Panel title: Trade agreements and the supranational shaping of knowledge policies
- Co-chairs: Beverly Barrett (University of Miami) – email@example.com, Mitchell Young (Charles University in Prague) – firstname.lastname@example.org
- Discussant: Susan Robertson (University of Bristol)
Abstract: The pursuit of free trade agreements on a global, regional and bilateral level is intensifying, and increasingly these agreements are impinging on the areas of higher education and research. This panel examines the effects of casting education and research as ‘services’ from the perspective of institutions, ideas, instruments, and/or interests. Potential papers could clarify the role that free trade agreements have had on the global governance of knowledge policies and how that impacts national policymaking and sub-national actors.
The transatlantic location of this year’s ECPR conference, provides an ideal opportunity to engage with the recent Comprehensive Trade and Economic Agreement (CETA) between the EU and Canada and the Transatlantic Trade and Investment Partnership (TTIP) being developed between the EU and the USA. The panel also welcomes papers which study other agreements and forums such as the World Trade Organization (WTO) and its General Agreement on Trade in Services (GATS), and the developing Trade in Services Agreement (TiSA).
Contributions may consider how the dual purposes of education, for employability and to enhance civil society, are brought into the foreground as nations assess their willing to cooperate across national boundaries in formal trade agreements; the consequences of treating higher education as a commodity as opposed to a public good; the role of other supranational actors, such as the World Bank, OECD, IMF, UNESCO in shaping these agreements; or the differences in perspective and interests between advanced and developing/emerging economies.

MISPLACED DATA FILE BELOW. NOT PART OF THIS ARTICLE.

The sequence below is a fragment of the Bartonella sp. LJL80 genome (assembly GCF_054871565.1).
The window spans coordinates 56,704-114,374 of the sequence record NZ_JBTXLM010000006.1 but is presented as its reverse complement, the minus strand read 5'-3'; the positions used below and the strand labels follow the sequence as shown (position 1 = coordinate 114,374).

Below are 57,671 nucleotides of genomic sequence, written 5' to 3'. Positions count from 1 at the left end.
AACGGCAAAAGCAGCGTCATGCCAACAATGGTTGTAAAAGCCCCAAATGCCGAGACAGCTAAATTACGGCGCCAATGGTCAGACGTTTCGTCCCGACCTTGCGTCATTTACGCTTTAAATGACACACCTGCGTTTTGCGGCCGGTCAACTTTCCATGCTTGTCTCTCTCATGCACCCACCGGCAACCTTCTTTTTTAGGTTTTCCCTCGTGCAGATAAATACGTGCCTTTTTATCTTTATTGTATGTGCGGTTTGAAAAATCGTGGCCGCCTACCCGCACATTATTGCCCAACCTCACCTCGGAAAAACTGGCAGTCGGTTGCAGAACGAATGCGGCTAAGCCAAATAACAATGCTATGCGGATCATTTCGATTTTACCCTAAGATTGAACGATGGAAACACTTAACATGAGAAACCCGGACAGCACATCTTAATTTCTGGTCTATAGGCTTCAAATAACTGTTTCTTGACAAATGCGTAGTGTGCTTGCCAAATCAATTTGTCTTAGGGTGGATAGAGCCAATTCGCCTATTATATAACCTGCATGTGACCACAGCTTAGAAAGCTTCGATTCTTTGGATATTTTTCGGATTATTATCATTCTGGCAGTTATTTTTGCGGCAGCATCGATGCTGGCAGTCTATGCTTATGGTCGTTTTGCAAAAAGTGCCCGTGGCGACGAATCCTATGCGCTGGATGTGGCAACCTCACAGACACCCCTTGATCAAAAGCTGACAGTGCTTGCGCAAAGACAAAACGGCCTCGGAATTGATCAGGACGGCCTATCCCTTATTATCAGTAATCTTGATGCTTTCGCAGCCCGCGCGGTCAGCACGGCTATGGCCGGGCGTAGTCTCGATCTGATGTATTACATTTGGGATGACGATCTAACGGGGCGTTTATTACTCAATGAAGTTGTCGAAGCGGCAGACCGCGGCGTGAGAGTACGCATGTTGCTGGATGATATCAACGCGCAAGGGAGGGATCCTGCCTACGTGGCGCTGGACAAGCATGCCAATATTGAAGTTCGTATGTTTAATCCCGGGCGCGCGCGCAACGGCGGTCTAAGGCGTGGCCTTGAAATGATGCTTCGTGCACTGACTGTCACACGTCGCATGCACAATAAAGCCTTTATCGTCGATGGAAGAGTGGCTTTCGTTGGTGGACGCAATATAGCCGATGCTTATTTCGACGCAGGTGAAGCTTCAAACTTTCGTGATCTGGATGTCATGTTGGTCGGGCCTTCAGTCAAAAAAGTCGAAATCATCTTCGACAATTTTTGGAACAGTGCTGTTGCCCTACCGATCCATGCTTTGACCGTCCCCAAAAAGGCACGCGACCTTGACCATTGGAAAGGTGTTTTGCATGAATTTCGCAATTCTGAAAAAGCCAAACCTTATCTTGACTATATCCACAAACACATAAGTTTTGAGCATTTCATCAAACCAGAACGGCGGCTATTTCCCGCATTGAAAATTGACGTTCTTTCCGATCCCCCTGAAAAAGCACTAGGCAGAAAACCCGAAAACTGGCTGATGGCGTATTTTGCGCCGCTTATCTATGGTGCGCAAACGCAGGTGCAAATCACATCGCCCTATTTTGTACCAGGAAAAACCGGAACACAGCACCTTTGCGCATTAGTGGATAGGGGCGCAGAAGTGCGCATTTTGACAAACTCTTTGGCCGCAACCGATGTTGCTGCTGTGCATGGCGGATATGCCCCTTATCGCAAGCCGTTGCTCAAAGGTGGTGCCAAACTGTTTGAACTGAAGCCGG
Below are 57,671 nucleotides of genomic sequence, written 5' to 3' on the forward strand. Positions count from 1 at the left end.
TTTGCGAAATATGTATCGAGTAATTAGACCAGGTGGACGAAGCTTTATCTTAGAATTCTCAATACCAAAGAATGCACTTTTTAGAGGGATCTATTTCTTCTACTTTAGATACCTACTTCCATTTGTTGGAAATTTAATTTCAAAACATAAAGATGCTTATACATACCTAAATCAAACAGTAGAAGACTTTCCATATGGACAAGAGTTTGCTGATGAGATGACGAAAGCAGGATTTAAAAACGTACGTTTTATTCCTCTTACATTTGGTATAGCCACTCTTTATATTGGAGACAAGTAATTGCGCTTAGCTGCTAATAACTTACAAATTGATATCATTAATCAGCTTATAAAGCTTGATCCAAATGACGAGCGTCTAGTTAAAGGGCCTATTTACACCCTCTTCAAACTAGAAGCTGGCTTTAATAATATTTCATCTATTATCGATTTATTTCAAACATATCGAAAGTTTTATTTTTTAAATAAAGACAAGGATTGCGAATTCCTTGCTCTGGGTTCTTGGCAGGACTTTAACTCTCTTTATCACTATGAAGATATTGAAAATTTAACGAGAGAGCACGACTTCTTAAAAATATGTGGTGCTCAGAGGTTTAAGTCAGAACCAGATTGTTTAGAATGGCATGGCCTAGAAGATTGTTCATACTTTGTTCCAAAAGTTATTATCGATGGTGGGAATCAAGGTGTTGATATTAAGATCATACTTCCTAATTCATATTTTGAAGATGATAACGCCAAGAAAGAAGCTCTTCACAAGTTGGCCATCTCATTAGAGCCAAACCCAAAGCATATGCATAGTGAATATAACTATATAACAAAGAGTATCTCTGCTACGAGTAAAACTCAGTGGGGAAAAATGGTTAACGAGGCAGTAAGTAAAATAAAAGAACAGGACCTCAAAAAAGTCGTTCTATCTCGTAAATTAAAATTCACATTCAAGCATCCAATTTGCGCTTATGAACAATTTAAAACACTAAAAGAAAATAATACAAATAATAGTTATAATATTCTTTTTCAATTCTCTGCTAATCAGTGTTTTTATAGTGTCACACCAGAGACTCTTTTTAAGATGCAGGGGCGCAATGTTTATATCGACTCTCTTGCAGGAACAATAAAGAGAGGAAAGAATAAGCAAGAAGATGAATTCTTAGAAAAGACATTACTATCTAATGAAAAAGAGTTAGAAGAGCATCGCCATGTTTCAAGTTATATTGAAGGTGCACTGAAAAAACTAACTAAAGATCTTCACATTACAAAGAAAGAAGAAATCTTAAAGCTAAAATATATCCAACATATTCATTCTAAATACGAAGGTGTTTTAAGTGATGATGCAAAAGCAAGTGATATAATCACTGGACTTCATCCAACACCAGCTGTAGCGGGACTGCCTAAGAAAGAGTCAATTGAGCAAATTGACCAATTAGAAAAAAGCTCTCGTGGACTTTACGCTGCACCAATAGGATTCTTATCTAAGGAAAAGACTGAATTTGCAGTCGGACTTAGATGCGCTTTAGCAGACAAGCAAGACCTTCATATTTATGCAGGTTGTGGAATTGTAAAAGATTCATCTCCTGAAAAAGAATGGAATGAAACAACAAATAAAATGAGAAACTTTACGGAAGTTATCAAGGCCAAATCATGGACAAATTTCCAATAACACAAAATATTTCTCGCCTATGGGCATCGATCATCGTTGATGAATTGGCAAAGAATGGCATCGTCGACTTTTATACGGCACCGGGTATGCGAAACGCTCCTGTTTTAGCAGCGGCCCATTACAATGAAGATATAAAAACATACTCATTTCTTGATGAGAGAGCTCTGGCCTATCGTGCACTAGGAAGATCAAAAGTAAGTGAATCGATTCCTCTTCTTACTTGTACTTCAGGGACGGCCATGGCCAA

Papers may address a range of key issues including: mobility of academic workers, accreditation and standards, MOOCS and new technologies of delivery, branch campuses, mergers, mutual degree recognition, intellectual property, and effects on open access initiatives. The panel is open to researchers in all fields and welcomes both a comparative perspective and case studies on aspects of a particular agreement.
This panel is part of the section: The global governance of knowledge policies: Europe of Knowledge in context. If you have a paper you feel would fit the panel’s topic please send a 150 word abstract to Beverly Barrett (email@example.com) and Mitchell Young (firstname.lastname@example.org) by January 20th, 2015. Given the brevity of the abstract requirement, you are welcome to provide additional information related to the paper, particularly on research methodology.